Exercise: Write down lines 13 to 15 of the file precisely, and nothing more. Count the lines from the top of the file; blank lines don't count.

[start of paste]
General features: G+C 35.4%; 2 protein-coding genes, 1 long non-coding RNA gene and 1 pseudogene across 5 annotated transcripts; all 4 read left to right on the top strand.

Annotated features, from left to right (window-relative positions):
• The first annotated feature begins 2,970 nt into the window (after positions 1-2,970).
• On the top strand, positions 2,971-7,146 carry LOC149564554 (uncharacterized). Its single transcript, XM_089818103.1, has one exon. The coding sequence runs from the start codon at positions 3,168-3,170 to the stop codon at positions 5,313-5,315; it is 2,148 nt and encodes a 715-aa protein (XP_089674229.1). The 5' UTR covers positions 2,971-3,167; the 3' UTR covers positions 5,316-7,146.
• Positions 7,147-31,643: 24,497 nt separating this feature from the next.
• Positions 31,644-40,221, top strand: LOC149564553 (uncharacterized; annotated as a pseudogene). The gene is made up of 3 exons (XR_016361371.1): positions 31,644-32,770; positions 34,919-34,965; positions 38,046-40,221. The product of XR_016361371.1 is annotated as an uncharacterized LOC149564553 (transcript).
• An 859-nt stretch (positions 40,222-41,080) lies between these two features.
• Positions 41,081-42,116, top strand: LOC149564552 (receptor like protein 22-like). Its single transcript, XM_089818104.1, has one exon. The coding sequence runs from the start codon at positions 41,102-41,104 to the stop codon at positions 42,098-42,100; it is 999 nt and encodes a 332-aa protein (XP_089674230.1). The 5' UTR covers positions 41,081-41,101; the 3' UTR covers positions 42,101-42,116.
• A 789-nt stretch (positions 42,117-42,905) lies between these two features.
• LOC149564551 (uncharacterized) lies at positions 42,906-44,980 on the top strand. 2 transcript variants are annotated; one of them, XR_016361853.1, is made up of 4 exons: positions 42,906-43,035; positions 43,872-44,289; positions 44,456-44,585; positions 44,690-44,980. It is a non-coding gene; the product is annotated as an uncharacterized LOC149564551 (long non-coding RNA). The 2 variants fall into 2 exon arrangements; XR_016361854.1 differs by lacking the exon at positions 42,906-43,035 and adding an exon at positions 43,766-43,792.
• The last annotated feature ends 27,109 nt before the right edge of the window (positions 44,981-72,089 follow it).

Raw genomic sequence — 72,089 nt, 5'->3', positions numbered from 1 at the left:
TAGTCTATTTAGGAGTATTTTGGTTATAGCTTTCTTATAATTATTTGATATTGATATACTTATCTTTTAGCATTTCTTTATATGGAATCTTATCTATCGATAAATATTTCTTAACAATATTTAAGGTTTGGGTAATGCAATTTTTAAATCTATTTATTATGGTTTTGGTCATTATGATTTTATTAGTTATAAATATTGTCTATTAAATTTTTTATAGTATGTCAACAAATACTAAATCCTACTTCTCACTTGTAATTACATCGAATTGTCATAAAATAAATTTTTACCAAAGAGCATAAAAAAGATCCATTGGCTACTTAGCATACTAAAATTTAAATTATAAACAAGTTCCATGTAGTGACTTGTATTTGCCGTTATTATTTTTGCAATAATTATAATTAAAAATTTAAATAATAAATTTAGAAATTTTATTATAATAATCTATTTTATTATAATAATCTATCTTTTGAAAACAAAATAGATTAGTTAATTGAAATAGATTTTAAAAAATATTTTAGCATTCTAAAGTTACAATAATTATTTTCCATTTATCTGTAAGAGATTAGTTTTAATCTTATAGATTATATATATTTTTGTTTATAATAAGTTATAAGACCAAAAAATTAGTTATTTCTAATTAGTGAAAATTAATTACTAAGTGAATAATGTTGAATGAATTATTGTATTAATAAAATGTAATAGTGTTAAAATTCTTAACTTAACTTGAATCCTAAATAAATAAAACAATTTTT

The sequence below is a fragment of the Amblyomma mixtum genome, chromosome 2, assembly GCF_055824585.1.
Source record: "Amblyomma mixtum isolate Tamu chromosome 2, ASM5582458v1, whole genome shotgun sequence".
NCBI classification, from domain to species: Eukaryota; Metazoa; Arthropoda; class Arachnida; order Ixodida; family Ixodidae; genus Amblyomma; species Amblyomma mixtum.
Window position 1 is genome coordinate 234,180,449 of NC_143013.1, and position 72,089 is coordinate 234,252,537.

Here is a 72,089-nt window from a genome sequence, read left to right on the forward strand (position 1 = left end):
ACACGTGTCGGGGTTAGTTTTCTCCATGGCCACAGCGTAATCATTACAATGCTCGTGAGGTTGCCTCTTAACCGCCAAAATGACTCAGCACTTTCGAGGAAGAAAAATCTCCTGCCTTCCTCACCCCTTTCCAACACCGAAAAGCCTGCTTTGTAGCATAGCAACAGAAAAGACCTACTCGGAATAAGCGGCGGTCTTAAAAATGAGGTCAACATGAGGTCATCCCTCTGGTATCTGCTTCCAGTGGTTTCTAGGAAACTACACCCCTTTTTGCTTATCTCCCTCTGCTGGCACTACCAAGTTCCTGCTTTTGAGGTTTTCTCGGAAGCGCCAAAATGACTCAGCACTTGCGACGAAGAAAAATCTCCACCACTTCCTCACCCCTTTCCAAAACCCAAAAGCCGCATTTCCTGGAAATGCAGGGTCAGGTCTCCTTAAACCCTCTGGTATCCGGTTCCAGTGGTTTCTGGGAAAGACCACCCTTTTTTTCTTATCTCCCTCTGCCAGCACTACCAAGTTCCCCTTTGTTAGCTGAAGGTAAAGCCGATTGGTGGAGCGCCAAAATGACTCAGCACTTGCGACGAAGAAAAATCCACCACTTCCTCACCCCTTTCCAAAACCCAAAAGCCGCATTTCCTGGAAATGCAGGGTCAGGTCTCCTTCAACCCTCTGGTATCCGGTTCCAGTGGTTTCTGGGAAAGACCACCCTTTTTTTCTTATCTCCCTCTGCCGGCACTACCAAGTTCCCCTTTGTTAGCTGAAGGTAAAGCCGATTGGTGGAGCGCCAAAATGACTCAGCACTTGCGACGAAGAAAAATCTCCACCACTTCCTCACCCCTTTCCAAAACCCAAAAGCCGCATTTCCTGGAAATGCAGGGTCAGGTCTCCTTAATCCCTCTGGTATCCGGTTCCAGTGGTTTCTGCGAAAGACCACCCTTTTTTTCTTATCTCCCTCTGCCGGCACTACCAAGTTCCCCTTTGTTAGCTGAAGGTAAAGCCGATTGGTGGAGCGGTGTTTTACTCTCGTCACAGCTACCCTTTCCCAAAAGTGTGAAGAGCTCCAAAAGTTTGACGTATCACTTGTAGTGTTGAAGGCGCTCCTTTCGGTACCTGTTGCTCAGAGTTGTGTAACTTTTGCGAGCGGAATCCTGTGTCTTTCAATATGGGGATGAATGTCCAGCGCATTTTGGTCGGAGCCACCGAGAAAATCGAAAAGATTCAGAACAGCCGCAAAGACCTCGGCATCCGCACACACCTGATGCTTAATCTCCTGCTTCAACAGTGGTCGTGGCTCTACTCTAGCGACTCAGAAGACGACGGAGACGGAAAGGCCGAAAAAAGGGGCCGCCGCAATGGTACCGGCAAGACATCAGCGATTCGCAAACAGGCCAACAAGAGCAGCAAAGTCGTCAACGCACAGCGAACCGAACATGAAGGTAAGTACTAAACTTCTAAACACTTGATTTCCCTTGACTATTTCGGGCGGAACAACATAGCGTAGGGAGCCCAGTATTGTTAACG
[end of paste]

TAGTCTATTTAGGAGTATTTTGGTTATAGCTTTCTTATAATTATTTGATATTGATATACTTATCTTTTAGCATTTCTTTATATGGAATCTTATCTATCGATAAATATTTCTTAACAATATTTAAGGTTTGGGTAATGCAATTTTTAAATCTATTTATTATGGTTTTGGTCATTATGATTTTATTAGTTATAAATATTGTCTATTAAATTTTTTATAGTATGTCAACAAATACTAAATCCTACTTCTCACTTGTAATTACATCGAATTGTCATAAAATAAATTTTTACCAAAGAGCATAAAAAAGATCCATTGGCTACTTAGCATACTAAAATTTAAATTATAAACAAGTTCCATGTAGTGACTTGTATTTGCCGTTATTATTTTTGCAATAATTATAATTAAAAATTTAAATAATAAATTTAGAAATTTTATTATAATAATCTATTTTATTATAATAATCTATCTTTTGAAAACAAAATAGATTAGTTAATTGAAATAGATTTTAAAAAATATTTTAGCATTCTAAAGTTACAATAATTATTTTCCATTTATCTGTAAGAGATTAGTTTTAATCTTATAGATTATATATATTTTTGTTTATAATAAGTTATAAGACCAAAAAATTAGTTATTTCTAATTAGTGAAAATTAATTACTAAGTGAATAATGTTGAATGAATTATTGTATTAATAAAATGTAATAGTGTTAAAATTCTTAACTTAACTTGAATCCTAAATAAATAAAACAATTTTT

The sequence below is a fragment of the Amblyomma mixtum genome, chromosome 2, assembly GCF_055824585.1.
Source record: "Amblyomma mixtum isolate Tamu chromosome 2, ASM5582458v1, whole genome shotgun sequence".